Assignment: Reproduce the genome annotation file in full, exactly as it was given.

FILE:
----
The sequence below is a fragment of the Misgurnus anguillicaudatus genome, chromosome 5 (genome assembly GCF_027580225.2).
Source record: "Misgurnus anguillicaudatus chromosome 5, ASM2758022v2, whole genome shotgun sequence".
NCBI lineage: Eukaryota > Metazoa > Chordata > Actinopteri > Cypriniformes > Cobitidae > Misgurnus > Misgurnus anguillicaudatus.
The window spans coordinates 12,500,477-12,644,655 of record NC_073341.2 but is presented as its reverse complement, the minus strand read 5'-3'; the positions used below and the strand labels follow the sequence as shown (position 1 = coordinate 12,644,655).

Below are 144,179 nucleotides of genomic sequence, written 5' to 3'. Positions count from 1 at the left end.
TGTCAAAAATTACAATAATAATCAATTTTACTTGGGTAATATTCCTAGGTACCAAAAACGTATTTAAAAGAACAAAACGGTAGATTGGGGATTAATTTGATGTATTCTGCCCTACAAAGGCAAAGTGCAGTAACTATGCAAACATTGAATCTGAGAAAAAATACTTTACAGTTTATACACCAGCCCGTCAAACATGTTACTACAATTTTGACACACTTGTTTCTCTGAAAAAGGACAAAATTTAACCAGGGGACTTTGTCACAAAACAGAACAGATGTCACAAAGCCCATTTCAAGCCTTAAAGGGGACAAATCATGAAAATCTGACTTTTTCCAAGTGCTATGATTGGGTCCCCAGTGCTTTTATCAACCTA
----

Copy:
The sequence below is a fragment of the Misgurnus anguillicaudatus genome, chromosome 5 (genome assembly GCF_027580225.2).
Source record: "Misgurnus anguillicaudatus chromosome 5, ASM2758022v2, whole genome shotgun sequence".
NCBI lineage: Eukaryota > Metazoa > Chordata > Actinopteri > Cypriniformes > Cobitidae > Misgurnus > Misgurnus anguillicaudatus.
The window spans coordinates 12,500,477-12,644,655 of record NC_073341.2 but is presented as its reverse complement, the minus strand read 5'-3'; the positions used below and the strand labels follow the sequence as shown (position 1 = coordinate 12,644,655).

Below are 144,179 nucleotides of genomic sequence, written 5' to 3'. Positions count from 1 at the left end.
TGTCAAAAATTACAATAATAATCAATTTTACTTGGGTAATATTCCTAGGTACCAAAAACGTATTTAAAAGAACAAAACGGTAGATTGGGGATTAATTTGATGTATTCTGCCCTACAAAGGCAAAGTGCAGTAACTATGCAAACATTGAATCTGAGAAAAAATACTTTACAGTTTATACACCAGCCCGTCAAACATGTTACTACAATTTTGACACACTTGTTTCTCTGAAAAAGGACAAAATTTAACCAGGGGACTTTGTCACAAAACAGAACAGATGTCACAAAGCCCATTTCAAGCCTTAAAGGGGACAAATCATGAAAATCTGACTTTTTCCAAGTGCTATGATTGGGTCCCCAGTGCTTTTATCAACCTA